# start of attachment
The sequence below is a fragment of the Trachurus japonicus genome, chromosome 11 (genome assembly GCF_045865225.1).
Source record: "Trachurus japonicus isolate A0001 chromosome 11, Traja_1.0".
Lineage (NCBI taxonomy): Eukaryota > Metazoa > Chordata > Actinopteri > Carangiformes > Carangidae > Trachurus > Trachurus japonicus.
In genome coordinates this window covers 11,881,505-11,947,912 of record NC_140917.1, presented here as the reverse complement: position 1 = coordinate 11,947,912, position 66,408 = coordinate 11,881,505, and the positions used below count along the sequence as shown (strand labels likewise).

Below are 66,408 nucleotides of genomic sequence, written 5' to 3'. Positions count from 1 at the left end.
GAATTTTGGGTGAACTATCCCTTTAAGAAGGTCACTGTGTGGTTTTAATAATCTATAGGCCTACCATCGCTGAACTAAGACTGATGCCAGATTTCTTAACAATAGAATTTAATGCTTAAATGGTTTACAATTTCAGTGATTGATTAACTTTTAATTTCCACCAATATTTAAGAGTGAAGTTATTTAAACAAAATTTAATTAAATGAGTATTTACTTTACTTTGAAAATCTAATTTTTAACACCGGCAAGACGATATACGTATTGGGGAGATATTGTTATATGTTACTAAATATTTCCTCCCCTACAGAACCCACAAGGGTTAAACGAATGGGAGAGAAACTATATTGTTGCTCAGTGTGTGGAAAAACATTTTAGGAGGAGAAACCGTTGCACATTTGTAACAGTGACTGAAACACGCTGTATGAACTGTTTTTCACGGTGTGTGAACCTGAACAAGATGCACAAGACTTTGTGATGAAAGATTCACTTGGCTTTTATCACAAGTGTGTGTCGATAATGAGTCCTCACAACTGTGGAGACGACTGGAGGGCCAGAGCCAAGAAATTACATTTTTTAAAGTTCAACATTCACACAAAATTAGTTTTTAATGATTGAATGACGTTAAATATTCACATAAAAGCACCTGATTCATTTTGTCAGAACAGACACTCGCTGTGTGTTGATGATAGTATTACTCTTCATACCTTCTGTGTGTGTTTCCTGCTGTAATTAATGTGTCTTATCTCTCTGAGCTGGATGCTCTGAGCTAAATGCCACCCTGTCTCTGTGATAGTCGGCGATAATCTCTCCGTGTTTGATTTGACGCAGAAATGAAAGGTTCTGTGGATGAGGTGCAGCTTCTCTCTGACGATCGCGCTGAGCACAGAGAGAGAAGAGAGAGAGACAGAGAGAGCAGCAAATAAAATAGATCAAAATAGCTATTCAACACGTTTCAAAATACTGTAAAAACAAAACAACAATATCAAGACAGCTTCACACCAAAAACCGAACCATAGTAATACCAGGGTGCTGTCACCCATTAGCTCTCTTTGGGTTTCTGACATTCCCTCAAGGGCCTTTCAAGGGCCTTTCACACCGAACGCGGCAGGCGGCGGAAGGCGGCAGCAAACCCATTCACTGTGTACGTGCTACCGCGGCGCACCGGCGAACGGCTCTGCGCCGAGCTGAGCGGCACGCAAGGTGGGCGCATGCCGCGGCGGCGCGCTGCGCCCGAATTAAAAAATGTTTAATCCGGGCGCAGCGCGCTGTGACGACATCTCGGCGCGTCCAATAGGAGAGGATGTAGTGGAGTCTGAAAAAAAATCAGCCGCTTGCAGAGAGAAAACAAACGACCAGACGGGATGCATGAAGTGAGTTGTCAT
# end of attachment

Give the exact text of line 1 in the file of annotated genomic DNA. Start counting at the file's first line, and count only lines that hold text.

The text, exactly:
The sequence below is a fragment of the Trachurus japonicus genome, chromosome 11 (genome assembly GCF_045865225.1).